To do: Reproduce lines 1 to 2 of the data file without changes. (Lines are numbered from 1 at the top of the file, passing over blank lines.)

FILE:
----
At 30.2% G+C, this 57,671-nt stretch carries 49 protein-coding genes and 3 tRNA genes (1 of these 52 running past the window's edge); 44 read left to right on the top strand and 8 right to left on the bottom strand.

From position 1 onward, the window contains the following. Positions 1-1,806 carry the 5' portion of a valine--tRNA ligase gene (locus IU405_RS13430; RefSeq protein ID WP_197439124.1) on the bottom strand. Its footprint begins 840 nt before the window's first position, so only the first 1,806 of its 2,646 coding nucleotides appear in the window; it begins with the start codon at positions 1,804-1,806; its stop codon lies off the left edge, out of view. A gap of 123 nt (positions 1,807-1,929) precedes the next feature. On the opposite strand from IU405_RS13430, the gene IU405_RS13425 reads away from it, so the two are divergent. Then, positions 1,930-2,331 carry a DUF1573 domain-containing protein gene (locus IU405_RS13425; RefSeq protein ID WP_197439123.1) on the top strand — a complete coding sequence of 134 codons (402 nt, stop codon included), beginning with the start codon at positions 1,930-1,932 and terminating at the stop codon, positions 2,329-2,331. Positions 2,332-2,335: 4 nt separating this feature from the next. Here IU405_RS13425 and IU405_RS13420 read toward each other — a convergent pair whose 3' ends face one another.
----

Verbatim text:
At 30.2% G+C, this 57,671-nt stretch carries 49 protein-coding genes and 3 tRNA genes (1 of these 52 running past the window's edge); 44 read left to right on the top strand and 8 right to left on the bottom strand.

From position 1 onward, the window contains the following. Positions 1-1,806 carry the 5' portion of a valine--tRNA ligase gene (locus IU405_RS13430; RefSeq protein ID WP_197439124.1) on the bottom strand. Its footprint begins 840 nt before the window's first position, so only the first 1,806 of its 2,646 coding nucleotides appear in the window; it begins with the start codon at positions 1,804-1,806; its stop codon lies off the left edge, out of view. A gap of 123 nt (positions 1,807-1,929) precedes the next feature. On the opposite strand from IU405_RS13430, the gene IU405_RS13425 reads away from it, so the two are divergent. Then, positions 1,930-2,331 carry a DUF1573 domain-containing protein gene (locus IU405_RS13425; RefSeq protein ID WP_197439123.1) on the top strand — a complete coding sequence of 134 codons (402 nt, stop codon included), beginning with the start codon at positions 1,930-1,932 and terminating at the stop codon, positions 2,329-2,331. Positions 2,332-2,335: 4 nt separating this feature from the next. Here IU405_RS13425 and IU405_RS13420 read toward each other — a convergent pair whose 3' ends face one another.